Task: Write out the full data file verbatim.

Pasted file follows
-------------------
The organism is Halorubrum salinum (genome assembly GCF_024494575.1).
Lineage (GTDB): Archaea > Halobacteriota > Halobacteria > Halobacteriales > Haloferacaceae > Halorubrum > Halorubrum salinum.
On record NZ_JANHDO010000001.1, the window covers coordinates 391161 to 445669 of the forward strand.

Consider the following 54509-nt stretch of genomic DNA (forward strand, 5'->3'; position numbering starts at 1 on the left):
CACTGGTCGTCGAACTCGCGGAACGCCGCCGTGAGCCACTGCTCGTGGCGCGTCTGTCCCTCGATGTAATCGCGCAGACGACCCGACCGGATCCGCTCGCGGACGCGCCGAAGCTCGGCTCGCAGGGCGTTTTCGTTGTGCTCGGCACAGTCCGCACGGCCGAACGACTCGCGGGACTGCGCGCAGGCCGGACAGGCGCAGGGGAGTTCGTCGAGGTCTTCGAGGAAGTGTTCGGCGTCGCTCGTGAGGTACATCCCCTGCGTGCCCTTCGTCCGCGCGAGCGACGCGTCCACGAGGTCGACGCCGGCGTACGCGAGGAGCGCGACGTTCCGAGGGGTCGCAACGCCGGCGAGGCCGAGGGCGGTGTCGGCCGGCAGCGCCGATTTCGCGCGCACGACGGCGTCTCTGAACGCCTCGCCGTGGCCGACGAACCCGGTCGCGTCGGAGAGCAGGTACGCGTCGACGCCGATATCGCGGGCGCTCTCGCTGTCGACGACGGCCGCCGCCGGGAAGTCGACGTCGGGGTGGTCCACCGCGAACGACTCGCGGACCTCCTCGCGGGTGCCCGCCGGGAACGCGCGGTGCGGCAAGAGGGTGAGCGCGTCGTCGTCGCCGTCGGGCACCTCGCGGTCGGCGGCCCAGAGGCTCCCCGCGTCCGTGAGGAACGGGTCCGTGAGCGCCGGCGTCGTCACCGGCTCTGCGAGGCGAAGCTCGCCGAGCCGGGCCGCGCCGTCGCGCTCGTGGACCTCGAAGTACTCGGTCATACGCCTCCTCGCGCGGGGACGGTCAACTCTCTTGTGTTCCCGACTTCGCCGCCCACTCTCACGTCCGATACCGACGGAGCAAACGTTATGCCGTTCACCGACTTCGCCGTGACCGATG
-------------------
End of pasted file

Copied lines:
The organism is Halorubrum salinum (genome assembly GCF_024494575.1).
Lineage (GTDB): Archaea > Halobacteriota > Halobacteria > Halobacteriales > Haloferacaceae > Halorubrum > Halorubrum salinum.
On record NZ_JANHDO010000001.1, the window covers coordinates 391161 to 445669 of the forward strand.

Consider the following 54509-nt stretch of genomic DNA (forward strand, 5'->3'; position numbering starts at 1 on the left):
CACTGGTCGTCGAACTCGCGGAACGCCGCCGTGAGCCACTGCTCGTGGCGCGTCTGTCCCTCGATGTAATCGCGCAGACGACCCGACCGGATCCGCTCGCGGACGCGCCGAAGCTCGGCTCGCAGGGCGTTTTCGTTGTGCTCGGCACAGTCCGCACGGCCGAACGACTCGCGGGACTGCGCGCAGGCCGGACAGGCGCAGGGGAGTTCGTCGAGGTCTTCGAGGAAGTGTTCGGCGTCGCTCGTGAGGTACATCCCCTGCGTGCCCTTCGTCCGCGCGAGCGACGCGTCCACGAGGTCGACGCCGGCGTACGCGAGGAGCGCGACGTTCCGAGGGGTCGCAACGCCGGCGAGGCCGAGGGCGGTGTCGGCCGGCAGCGCCGATTTCGCGCGCACGACGGCGTCTCTGAACGCCTCGCCGTGGCCGACGAACCCGGTCGCGTCGGAGAGCAGGTACGCGTCGACGCCGATATCGCGGGCGCTCTCGCTGTCGACGACGGCCGCCGCCGGGAAGTCGACGTCGGGGTGGTCCACCGCGAACGACTCGCGGACCTCCTCGCGGGTGCCCGCCGGGAACGCGCGGTGCGGCAAGAGGGTGAGCGCGTCGTCGTCGCCGTCGGGCACCTCGCGGTCGGCGGCCCAGAGGCTCCCCGCGTCCGTGAGGAACGGGTCCGTGAGCGCCGGCGTCGTCACCGGCTCTGCGAGGCGAAGCTCGCCGAGCCGGGCCGCGCCGTCGCGCTCGTGGACCTCGAAGTACTCGGTCATACGCCTCCTCGCGCGGGGACGGTCAACTCTCTTGTGTTCCCGACTTCGCCGCCCACTCTCACGTCCGATACCGACGGAGCAAACGTTATGCCGTTCACCGACTTCGCCGTGACCGATG